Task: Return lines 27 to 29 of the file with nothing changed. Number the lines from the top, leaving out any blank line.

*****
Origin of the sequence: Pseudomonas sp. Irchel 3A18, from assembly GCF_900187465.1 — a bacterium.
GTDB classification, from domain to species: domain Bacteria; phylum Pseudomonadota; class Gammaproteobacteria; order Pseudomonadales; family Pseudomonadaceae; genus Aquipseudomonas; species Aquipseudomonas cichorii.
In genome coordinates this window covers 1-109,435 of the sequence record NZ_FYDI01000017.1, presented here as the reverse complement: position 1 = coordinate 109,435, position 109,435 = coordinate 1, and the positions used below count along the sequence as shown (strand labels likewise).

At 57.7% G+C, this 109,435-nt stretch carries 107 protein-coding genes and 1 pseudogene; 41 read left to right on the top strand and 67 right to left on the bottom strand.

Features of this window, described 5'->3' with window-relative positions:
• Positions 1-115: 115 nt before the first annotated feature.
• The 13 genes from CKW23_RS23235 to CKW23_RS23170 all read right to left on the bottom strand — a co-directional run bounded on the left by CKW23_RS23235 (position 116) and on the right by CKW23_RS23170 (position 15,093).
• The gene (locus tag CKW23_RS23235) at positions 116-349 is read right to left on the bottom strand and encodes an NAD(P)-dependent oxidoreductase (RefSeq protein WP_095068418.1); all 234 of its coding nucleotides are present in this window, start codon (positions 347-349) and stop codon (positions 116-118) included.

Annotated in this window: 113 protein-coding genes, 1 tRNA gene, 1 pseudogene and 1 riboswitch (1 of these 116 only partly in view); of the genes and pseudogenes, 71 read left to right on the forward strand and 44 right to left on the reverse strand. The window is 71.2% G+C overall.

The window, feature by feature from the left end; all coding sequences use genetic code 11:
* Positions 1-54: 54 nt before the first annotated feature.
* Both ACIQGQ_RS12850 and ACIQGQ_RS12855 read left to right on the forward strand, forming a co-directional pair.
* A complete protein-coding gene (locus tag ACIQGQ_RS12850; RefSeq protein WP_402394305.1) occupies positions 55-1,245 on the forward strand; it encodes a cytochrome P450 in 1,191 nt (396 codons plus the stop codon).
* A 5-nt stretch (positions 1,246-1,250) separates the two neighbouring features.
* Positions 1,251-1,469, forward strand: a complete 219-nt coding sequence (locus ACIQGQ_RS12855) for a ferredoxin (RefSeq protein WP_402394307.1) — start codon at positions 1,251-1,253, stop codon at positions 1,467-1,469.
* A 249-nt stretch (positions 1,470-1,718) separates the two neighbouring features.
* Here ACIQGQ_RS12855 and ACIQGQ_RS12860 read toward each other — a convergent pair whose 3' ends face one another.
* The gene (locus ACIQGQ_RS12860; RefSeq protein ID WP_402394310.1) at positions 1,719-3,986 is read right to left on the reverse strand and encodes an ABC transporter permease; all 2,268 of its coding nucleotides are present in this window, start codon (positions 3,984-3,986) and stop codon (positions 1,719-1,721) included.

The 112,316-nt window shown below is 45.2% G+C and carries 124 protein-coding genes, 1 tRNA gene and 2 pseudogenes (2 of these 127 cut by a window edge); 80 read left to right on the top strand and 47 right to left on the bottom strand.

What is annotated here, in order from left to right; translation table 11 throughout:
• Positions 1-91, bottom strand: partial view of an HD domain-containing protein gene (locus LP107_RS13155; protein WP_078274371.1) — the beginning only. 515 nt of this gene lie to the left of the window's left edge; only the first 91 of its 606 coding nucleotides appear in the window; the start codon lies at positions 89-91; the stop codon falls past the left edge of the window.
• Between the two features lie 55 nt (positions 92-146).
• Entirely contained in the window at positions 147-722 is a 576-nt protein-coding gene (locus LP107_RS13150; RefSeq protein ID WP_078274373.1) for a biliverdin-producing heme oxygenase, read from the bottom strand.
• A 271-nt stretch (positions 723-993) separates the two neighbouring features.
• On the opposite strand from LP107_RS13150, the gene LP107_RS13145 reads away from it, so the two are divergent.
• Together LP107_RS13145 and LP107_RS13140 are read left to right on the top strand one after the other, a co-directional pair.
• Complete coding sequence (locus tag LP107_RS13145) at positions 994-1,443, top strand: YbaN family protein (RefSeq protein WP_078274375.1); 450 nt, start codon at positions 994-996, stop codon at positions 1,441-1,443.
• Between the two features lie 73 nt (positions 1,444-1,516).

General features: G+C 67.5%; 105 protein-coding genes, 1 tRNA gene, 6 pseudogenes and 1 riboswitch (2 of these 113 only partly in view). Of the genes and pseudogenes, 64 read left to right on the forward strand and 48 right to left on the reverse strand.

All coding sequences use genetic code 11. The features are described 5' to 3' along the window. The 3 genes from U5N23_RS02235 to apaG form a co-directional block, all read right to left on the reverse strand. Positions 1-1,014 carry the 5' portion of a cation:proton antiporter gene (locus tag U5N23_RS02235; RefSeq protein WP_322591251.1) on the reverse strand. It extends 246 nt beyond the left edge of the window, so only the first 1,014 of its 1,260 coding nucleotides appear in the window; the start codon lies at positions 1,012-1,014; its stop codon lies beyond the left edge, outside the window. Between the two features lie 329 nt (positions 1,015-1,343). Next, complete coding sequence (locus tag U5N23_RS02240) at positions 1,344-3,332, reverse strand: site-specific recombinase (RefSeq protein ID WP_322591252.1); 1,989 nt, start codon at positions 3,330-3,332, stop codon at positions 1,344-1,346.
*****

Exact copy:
• Complete coding sequence (locus tag LP107_RS13145) at positions 994-1,443, top strand: YbaN family protein (RefSeq protein WP_078274375.1); 450 nt, start codon at positions 994-996, stop codon at positions 1,441-1,443.
• Between the two features lie 73 nt (positions 1,444-1,516).

General features: G+C 67.5%; 105 protein-coding genes, 1 tRNA gene, 6 pseudogenes and 1 riboswitch (2 of these 113 only partly in view). Of the genes and pseudogenes, 64 read left to right on the forward strand and 48 right to left on the reverse strand.